Rental Pick: Red Cliff (2008)

RedCliff_posterThough I’ve just blogged about Asian auteurs recently, I figure I should watch one of the Chinese films I’ve been meaning to see in a while. Glad to see that John Woo’s Red Cliff is on Netflix streaming.

Despite not really being a fan of far films, I was quite engrossed in this film which centers on the battle on a region called Red Cliff. The one I saw here is the 148-minute western version, truncated from 280-minute, two-part versions of the original that was released in Asia. Apparently, to appeal to western audiences, they trimmed much of the historical details of the story whilst still keeping the essence of the events set at the end of the Han Dynasty in ancient China.

The story is loosely based on the 14th-century Chinese novel Romance of the Three Kingdoms. A megalomaniac Prime Minster Cao Cao somehow convinced his inexperienced Emperor Han to allow him to conquer the kingdoms of Xu in the est and East Wu in the south. In a way it’s kind of a David vs Goliath story not unlike how the Spartans fought the Persians in 300, but with a bigger army and more um, clothes on them.

Some of the battle scenes remind me of those in The Lord of the Rings trilogy in terms of scale. Though normally I don’t care about war films, I was quite engrossed in all the war strategies depicted here. The dialog is brisk but quick-witted, even poetic at times, combined with visual grandeur and exhilarating action set pieces. This film is absolutely beautiful to look at, the long shots of the naval armada and a legions of army in a tortoise formation are incredibly majestic. Yes there’s extensive CGI involved but some of the battle scenes still look pretty organic and gritty. Much of battlefield acrobatics and exquisite slo-mo scenes of Mr. Leung & co. in battle that are exciting to watch.

Woo’s trademark kinetic action style are put to good use here, including scenes where the hero wield two weapons—two swords in this case—whilst going ballistic (literally). There’s of course the flying dove that’s never absent from his movies. I must say he’s rather indulgent filming a lone dove flying across the ocean, but it’s so beautifully-shot that I don’t mind it.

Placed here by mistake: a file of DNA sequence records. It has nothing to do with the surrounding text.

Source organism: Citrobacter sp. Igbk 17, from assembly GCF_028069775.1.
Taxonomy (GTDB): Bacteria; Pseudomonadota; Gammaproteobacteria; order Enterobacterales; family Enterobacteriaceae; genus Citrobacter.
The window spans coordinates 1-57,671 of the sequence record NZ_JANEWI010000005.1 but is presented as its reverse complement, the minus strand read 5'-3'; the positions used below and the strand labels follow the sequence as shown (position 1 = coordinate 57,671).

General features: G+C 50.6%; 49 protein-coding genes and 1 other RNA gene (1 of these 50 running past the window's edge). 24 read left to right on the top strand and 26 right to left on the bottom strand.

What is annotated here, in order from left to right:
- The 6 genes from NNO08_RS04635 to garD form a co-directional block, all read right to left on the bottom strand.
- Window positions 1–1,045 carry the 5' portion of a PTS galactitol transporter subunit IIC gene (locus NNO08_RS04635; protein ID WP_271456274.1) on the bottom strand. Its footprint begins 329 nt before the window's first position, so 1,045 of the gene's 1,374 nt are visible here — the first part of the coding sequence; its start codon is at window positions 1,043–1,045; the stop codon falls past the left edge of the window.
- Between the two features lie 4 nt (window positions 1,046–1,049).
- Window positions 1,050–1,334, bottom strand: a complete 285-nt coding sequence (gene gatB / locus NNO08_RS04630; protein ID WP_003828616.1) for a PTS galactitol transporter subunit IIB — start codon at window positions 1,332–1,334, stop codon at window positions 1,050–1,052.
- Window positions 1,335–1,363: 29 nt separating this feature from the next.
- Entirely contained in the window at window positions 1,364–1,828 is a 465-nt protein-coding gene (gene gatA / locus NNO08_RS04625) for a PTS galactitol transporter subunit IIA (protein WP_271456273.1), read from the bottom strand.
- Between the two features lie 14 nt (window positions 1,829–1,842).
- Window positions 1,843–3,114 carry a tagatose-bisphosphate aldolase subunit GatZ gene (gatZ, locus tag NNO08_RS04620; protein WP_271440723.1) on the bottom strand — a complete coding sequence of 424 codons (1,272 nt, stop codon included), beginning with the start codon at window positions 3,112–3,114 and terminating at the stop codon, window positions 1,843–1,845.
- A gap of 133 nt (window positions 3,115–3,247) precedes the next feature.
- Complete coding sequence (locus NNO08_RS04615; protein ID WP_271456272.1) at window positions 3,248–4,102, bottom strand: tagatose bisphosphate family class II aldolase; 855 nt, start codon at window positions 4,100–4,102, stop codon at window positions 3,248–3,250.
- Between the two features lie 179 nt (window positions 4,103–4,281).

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The film starred the who’s who of Asian cinema, particularly Tony Leung (Zhou Yu) and Takeshi Kaneshiro (Zhuge Liang) who play shrewd military strategists. Both are wonderful to watch for their Zen-like grace and astute discernment, it doesn’t hurt that both are easy on the eyes as well. Zhang Fengyi was quite good as well as the villain Cao Cao, he’s power-hungry but Fengyi did not portray him as a repulsive monster. Leung is absolutely fantastic here, as the viceroy Zhou Yu, he is by far my favorite character in the film. One particular scene with a young flute player during war training depicts him as the ideal military leader: razor-sharp with acute sense, but wise and even-tempered. There is a sweet love story between him and Chiling Lin as his elegantly beautiful wife, and it’s nice to see that women also have key roles in the story instead of simply being pretty ornaments.

What I like most is the meticulous war strategies depicted here, the generals and war-experts must have been part meteorologists in the way they could use the weather, particularly in regards to the wind, into account in their plans of attack. Despite the 2.5 hours running time, I was not bored even for a minute. My hubby and I are even considering watching the 4-hour version and all the behind-the-scene featurettes. There’s more historical context in the full uncut edition, such as the background and motivation behind Zhuge Liang’s plan to obtain 100,000 arrows. That arrow scene is quite humorous and thrilling to watch, definitely one of the highlights!

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It’s certainly John Woo‘s return to form after making a few American flops (Windtalkers, Paycheck), and his ambitious project seem to have paid off. At the time of its release and perhaps to this day, it’s the most expensive Asian-financed film to date with an $80-million budget. The film ended up being a huge hit in China and even surpassed the domestic box office of Titanic in that region.

If you’re into war films, I highly recommend this one. It astutely depicts that ancient Chinese military philosophy The Art of War that all warfare is based on deception. Its epic scale and visual prowess—down to the weaponry, lavish costumes and set pieces— made me wish I had seen this one on the big screen.


4.5 out of 5 reels


Thoughts on this film? Let’s hear it in the comments.